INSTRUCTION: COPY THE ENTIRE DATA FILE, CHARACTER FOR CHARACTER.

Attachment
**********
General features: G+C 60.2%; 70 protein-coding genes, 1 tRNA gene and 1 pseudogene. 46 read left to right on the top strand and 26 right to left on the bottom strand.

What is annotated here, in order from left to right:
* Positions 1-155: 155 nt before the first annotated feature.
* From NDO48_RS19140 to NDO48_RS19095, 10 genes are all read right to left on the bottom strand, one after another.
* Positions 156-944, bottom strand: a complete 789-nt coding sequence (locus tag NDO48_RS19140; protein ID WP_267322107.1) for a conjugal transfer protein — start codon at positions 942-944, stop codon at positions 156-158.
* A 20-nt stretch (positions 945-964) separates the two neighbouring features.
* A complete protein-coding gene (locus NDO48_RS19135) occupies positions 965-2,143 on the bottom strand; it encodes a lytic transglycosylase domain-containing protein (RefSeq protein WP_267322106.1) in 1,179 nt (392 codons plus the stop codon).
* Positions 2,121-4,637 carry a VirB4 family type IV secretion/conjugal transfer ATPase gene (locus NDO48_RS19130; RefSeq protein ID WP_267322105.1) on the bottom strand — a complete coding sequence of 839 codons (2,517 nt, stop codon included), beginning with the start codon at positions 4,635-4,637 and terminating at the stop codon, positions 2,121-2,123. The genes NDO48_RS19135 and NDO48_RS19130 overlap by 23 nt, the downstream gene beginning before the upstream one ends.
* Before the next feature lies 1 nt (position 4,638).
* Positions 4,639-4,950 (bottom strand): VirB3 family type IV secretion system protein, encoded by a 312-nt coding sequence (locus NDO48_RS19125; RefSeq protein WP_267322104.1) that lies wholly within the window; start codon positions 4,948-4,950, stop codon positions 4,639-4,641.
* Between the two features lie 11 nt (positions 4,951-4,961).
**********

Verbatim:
General features: G+C 60.2%; 70 protein-coding genes, 1 tRNA gene and 1 pseudogene. 46 read left to right on the top strand and 26 right to left on the bottom strand.

What is annotated here, in order from left to right:
* Positions 1-155: 155 nt before the first annotated feature.
* From NDO48_RS19140 to NDO48_RS19095, 10 genes are all read right to left on the bottom strand, one after another.
* Positions 156-944, bottom strand: a complete 789-nt coding sequence (locus tag NDO48_RS19140; protein ID WP_267322107.1) for a conjugal transfer protein — start codon at positions 942-944, stop codon at positions 156-158.
* A 20-nt stretch (positions 945-964) separates the two neighbouring features.
* A complete protein-coding gene (locus NDO48_RS19135) occupies positions 965-2,143 on the bottom strand; it encodes a lytic transglycosylase domain-containing protein (RefSeq protein WP_267322106.1) in 1,179 nt (392 codons plus the stop codon).
* Positions 2,121-4,637 carry a VirB4 family type IV secretion/conjugal transfer ATPase gene (locus NDO48_RS19130; RefSeq protein ID WP_267322105.1) on the bottom strand — a complete coding sequence of 839 codons (2,517 nt, stop codon included), beginning with the start codon at positions 4,635-4,637 and terminating at the stop codon, positions 2,121-2,123. The genes NDO48_RS19135 and NDO48_RS19130 overlap by 23 nt, the downstream gene beginning before the upstream one ends.
* Before the next feature lies 1 nt (position 4,638).
* Positions 4,639-4,950 (bottom strand): VirB3 family type IV secretion system protein, encoded by a 312-nt coding sequence (locus NDO48_RS19125; RefSeq protein WP_267322104.1) that lies wholly within the window; start codon positions 4,948-4,950, stop codon positions 4,639-4,641.
* Between the two features lie 11 nt (positions 4,951-4,961).